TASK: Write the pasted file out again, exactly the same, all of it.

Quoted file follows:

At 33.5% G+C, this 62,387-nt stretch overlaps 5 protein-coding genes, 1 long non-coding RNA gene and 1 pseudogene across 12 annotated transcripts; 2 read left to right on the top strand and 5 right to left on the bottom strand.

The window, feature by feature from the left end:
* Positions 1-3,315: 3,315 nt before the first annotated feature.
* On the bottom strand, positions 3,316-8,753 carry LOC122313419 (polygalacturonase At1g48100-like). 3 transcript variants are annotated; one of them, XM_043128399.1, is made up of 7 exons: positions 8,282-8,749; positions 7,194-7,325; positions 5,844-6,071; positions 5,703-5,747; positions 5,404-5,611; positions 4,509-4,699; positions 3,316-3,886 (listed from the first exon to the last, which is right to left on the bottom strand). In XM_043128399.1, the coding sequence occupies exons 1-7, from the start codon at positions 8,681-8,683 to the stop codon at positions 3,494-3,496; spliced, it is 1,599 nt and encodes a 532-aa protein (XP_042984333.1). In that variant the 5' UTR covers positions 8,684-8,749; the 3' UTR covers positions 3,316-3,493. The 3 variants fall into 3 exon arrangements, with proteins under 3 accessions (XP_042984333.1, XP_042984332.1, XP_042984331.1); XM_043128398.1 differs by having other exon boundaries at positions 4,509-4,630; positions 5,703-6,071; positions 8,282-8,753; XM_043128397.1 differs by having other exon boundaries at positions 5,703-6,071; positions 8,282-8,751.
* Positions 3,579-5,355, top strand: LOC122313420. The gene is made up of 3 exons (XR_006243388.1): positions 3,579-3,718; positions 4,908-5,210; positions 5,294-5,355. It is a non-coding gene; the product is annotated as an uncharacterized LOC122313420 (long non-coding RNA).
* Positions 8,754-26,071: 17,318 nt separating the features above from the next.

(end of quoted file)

At 33.5% G+C, this 62,387-nt stretch overlaps 5 protein-coding genes, 1 long non-coding RNA gene and 1 pseudogene across 12 annotated transcripts; 2 read left to right on the top strand and 5 right to left on the bottom strand.

The window, feature by feature from the left end:
* Positions 1-3,315: 3,315 nt before the first annotated feature.
* On the bottom strand, positions 3,316-8,753 carry LOC122313419 (polygalacturonase At1g48100-like). 3 transcript variants are annotated; one of them, XM_043128399.1, is made up of 7 exons: positions 8,282-8,749; positions 7,194-7,325; positions 5,844-6,071; positions 5,703-5,747; positions 5,404-5,611; positions 4,509-4,699; positions 3,316-3,886 (listed from the first exon to the last, which is right to left on the bottom strand). In XM_043128399.1, the coding sequence occupies exons 1-7, from the start codon at positions 8,681-8,683 to the stop codon at positions 3,494-3,496; spliced, it is 1,599 nt and encodes a 532-aa protein (XP_042984333.1). In that variant the 5' UTR covers positions 8,684-8,749; the 3' UTR covers positions 3,316-3,493. The 3 variants fall into 3 exon arrangements, with proteins under 3 accessions (XP_042984333.1, XP_042984332.1, XP_042984331.1); XM_043128398.1 differs by having other exon boundaries at positions 4,509-4,630; positions 5,703-6,071; positions 8,282-8,753; XM_043128397.1 differs by having other exon boundaries at positions 5,703-6,071; positions 8,282-8,751.
* Positions 3,579-5,355, top strand: LOC122313420. The gene is made up of 3 exons (XR_006243388.1): positions 3,579-3,718; positions 4,908-5,210; positions 5,294-5,355. It is a non-coding gene; the product is annotated as an uncharacterized LOC122313420 (long non-coding RNA).
* Positions 8,754-26,071: 17,318 nt separating the features above from the next.